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RCPS named a Top Community for Music Education for 16th year

2019 Best Comunities for Music Education The NAMM Foundation has again recognized Roanoke County Public Schools for its outstanding commitment to music education with a Best Communities for Music Education (BCME) designation for the 16th year (2002-2004, 2006, 2008-2019).

Now in its 20th year, the Best Communities for Music Education designation is awarded to districts that demonstrate outstanding achievement in efforts to provide music access and education to all students. To qualify for the Best Communities designation, Roanoke County Public Schools answered detailed questions about funding, graduation requirements, music class participation, instruction time, facilities, support for the music programs, Responses were verified with school officials and reviewed by The Music Research Institute at the University of Kansas.

Districts that have been recognized by the NAMM Foundation are often held up as models for other educators looking to boost their own music education programs.

This award recognizes that Roanoke County Public Schools is leading the way with learning opportunities as outlined in the Every Student Succeeds Act (ESSA). The legislation guides implementation in the states and replaces the No Child Left Behind Act (NCLB) which was often criticized for an overemphasis on testing-while leaving behind subjects such as music. ESSA recommends music and the arts as important elements of a well-rounded education for all children.

“The administration and the school board believe strongly in providing our students with many opportunities to experience all forms of fine arts,” said Roanoke County Public Schools Superintendent Dr. Ken Nicely.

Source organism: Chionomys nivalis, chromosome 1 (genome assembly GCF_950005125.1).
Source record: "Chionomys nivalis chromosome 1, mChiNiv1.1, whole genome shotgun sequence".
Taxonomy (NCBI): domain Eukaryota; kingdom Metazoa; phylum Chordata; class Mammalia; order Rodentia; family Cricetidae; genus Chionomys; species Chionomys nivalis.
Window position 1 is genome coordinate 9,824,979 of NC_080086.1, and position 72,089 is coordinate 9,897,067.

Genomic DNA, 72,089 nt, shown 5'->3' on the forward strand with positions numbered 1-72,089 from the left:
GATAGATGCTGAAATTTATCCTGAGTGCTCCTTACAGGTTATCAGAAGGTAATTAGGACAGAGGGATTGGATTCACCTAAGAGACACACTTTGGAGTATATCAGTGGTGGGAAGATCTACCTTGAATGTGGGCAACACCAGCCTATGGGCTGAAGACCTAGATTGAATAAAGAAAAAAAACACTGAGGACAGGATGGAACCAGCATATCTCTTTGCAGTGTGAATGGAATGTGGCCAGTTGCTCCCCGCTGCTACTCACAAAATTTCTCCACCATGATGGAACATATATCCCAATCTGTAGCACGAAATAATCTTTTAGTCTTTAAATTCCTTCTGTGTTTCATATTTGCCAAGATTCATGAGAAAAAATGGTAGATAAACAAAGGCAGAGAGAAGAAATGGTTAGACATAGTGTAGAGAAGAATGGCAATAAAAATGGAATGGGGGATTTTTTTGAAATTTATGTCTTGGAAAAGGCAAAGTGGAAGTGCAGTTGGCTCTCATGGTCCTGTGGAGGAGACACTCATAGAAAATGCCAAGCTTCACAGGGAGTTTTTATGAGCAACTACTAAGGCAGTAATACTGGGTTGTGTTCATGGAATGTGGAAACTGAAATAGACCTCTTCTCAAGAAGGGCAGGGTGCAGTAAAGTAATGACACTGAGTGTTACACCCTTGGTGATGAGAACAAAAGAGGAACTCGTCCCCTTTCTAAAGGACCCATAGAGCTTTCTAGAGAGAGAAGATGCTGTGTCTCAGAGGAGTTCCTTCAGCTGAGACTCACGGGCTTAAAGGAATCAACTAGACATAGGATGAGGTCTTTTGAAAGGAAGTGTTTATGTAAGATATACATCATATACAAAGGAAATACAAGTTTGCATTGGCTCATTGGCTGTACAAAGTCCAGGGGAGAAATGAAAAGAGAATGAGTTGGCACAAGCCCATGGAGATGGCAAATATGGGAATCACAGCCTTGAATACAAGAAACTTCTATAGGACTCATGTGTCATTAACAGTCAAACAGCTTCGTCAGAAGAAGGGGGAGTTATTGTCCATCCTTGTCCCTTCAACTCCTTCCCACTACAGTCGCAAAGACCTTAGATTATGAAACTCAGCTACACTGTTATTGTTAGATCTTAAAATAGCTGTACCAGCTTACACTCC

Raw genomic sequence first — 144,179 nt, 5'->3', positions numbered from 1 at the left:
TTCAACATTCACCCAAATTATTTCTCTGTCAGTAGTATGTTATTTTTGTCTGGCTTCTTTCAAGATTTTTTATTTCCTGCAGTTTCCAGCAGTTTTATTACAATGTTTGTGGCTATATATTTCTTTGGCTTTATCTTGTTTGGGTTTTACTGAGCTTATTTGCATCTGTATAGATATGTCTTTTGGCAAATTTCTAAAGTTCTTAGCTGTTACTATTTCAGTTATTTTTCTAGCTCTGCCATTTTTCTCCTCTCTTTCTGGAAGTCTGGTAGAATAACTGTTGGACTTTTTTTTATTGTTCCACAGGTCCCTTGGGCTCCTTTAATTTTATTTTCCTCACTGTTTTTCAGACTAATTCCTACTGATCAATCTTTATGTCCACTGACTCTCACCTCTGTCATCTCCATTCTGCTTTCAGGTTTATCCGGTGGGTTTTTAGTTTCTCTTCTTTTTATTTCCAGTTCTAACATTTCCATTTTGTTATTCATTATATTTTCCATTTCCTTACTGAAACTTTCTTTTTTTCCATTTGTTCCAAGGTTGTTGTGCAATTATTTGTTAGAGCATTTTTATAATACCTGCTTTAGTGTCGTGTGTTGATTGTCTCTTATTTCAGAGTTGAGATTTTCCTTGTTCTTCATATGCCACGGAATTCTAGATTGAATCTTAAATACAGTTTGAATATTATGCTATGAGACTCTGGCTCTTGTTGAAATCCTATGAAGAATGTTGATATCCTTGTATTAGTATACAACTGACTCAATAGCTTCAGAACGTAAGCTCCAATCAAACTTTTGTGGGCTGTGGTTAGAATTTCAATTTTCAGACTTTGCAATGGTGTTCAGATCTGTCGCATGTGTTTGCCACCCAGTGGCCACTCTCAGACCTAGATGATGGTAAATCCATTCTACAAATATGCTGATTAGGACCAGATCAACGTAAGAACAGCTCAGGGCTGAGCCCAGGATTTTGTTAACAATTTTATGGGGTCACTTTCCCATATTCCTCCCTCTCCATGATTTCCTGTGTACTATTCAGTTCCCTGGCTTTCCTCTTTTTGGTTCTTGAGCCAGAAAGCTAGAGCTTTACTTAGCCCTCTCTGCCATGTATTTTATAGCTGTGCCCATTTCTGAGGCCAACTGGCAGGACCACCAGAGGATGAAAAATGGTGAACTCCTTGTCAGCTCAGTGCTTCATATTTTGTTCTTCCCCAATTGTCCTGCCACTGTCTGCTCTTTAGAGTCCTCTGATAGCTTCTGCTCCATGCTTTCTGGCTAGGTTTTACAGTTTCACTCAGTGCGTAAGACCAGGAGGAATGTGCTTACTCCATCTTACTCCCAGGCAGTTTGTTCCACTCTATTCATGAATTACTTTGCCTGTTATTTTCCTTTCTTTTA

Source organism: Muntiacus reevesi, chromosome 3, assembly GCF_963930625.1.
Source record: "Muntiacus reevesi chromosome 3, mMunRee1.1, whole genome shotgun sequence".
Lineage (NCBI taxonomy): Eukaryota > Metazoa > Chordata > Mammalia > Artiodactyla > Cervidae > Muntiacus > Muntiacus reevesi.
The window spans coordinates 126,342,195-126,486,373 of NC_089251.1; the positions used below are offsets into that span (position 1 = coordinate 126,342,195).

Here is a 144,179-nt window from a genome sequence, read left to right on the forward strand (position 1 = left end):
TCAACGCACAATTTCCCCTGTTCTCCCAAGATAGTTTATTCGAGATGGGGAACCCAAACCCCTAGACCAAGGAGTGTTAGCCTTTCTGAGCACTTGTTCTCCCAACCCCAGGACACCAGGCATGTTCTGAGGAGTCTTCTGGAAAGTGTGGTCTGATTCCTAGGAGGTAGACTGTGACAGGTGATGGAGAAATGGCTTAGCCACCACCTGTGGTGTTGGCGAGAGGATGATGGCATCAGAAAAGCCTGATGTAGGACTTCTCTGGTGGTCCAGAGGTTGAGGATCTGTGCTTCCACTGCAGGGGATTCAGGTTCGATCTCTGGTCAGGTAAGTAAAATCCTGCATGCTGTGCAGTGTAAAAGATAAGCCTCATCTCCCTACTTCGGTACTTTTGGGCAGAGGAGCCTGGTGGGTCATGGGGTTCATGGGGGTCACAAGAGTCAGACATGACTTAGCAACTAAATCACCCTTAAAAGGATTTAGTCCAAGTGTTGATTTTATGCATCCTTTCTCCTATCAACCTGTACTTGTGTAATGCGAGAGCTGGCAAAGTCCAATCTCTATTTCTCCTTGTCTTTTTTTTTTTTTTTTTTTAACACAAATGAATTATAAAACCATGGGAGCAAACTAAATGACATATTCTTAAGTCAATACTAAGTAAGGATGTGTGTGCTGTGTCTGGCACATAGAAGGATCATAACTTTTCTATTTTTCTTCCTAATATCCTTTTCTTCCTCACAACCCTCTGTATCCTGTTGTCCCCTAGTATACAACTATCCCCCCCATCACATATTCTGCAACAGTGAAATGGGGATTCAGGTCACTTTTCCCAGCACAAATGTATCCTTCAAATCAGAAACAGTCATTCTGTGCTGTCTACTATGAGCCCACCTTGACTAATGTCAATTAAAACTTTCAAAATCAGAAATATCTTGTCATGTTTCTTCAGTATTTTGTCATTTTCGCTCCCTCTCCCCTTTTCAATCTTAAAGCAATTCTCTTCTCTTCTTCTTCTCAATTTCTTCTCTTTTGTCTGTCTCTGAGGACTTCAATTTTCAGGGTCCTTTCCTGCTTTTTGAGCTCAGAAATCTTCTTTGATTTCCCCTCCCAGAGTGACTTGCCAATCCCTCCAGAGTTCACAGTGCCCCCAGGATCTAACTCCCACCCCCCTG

Research into music education continues to demonstrate educational/cognitive and social skill benefits for children who make music. After two years of music education, research found that participants showed more substantial improvements in how the brain processes speech and reading scores that their less-involved peers and that students who are involved in music are not only more likely to graduate high school, but also to attend college as well. Everyday listening skills are stronger in musically-trained children that in those without music training. Significantly, listening skills are closely tied to the ability to: perceive speech in a noisy background, pay attention, and keep sounds in memory. Later in life, individuals who took music lessons as children show stronger neural processing of sound; young adults and even older adults who have not played an instrument for up to 50 years show enhanced neural processing compared to their peers. Not to mention, social benefits include conflict resolution, teamwork skills, and how to give and receive constructive criticism.